We all employ people to take some of the workload off our shoulders. However, things don’t always go as planned. That one farm worker who looked very hardworking during the job interview can easily turn into being something the most lazy farm worker.
Maybe lazy is not the right word. But one thing such employees definitely are is unproductive. Unproductive employees are bad employees. They are not only impossible to motivate but they demoralise other employees, leaving you with no other choice but to fire them. Here are four types of lazy workers and how to handle them:
There’s no difference between a victim and a student claiming that the dog ate his homework. That employee who has used every excuse in the book to not come for work or be late is a victim. From thieves constantly breaking into his house to children or parents’ sick, the victim is usually not afraid to make stories up to miss work. The victim can even block you from employing someone else while only showing up to work as often as is necessary to keep getting paid.
Keep a record of this type of behavior from the beginning and take note every time there’s an excuse. A first or second excuse, whether it’s family responsibilities or sickness, can be convincing, but take note anyway. This will help you when the same family member dies twice or the eighth excuse is thrown at you. You’ll be ready to take action and will have all the information you need to avoid labour court battles.
The disappearer seems to go invisible at odd times without explanation. It could be two-hour lunches or mysteriously lengthy breaks. Perhaps the perThis employee just always seems to disappear at odd times with no explanation. And, it’s usually at the times when you need them the most. They are the type that falls sick on planting day or they show up late on the day when they should have been there earlier than usual. Whatever the behavior, a disappearer will always let you down. This forces other workers to pick up the slack and ruins morale.
Unfortunately, disappearers are the most difficult employees to discipline because their unruliness is not easy to point out. They are the actual definition of lazy. The best way to deal with them is to consistently micromanage them and hope they improve.
Most of us are guilty of putting stuff off from time to time, but then there are those who constantly procrastinate. The worker who waits until the last minute to do their part of the work and leaves others frustrated and apprehensive. This type of worker always has an excuse for not getting anything done. Such behavior can put unnecessary stress on everyone else and can be costly for you if your animals or crops are dying.
Be strict when creating a schedule for a dilly-dallier. Be specific about when and what should get done at specific times on a daily basis. Also, ensure you let them know when they are slacking which will force them to make progress and know they are accountable. Check-in daily if you must so that you’re not on the losing side.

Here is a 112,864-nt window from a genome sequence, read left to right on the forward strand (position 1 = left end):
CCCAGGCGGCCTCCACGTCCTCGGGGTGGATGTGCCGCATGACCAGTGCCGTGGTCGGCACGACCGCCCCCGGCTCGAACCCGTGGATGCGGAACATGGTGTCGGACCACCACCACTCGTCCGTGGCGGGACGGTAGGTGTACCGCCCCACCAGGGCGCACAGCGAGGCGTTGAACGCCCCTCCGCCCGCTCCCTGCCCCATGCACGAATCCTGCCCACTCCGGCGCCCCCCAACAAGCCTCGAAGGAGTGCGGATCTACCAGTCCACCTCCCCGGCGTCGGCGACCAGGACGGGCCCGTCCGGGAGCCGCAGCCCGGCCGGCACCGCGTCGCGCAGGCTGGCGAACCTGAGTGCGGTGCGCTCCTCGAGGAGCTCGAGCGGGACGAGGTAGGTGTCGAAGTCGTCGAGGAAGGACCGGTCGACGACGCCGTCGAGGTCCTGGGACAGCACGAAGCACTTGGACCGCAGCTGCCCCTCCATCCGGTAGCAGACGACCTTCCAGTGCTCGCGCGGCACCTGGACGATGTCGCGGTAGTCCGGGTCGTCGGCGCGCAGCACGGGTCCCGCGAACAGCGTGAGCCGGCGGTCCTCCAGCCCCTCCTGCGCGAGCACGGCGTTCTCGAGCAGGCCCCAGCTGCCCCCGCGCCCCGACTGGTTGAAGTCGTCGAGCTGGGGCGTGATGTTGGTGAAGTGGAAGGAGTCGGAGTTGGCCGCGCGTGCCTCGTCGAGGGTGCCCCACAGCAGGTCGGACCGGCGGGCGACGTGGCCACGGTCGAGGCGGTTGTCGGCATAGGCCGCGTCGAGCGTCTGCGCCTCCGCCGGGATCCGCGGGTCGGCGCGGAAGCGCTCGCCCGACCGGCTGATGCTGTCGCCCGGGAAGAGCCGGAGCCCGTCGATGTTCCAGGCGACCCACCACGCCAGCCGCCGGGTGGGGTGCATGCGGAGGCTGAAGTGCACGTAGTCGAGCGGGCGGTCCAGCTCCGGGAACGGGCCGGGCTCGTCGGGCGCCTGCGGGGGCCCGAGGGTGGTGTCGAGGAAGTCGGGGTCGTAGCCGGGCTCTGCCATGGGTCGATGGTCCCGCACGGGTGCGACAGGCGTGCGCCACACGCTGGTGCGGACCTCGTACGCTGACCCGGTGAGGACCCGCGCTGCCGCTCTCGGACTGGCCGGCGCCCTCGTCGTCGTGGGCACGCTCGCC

This lazy worker puts a lot of effort into avoiding work. They are not supervisors but are interestingly always in the forefront pushing everyone else to work. Some would think they are trying to gain favour with the boss but are in actual fact dodging the work. Unfortunately, a delegator often demotivates everyone and can risk your reputation, especially if he or she has to service clients, making them do the work themselves.
Avoid micromanaging this one. The best is to ensure their workload is manageable. And when you give them work, always say, “I’m giving you this job and you alone.” If they share their work, call them out and discipline them.
This I would say is the most troublesome lazy worker. They don’t work but spend time causing trouble. You can find an instigator wandering from field to field, telling stories and gossiping about co-workers or the boss. Instigators zap the productivity of other workers and even puts your business at risk of exposing confidential information.
Instigators are difficult to deal with because they don’t really break any rules. However, they still manage to disturb the work environment. Consider talking to them more to find out what their issues actually are and be good to them. This is the old “keep your friends close and your enemies closer” philosophy. If you feel your efforts are not being appreciated or are just too exhausting, follow the correct procedure by building a case to let them go.
As an employer, you have to address every situation as it is see it and take the right measures to do something about it. In some cases, speaking to your employee may help but the only solution is usually to replace the lazy worker with one who will be much more productive.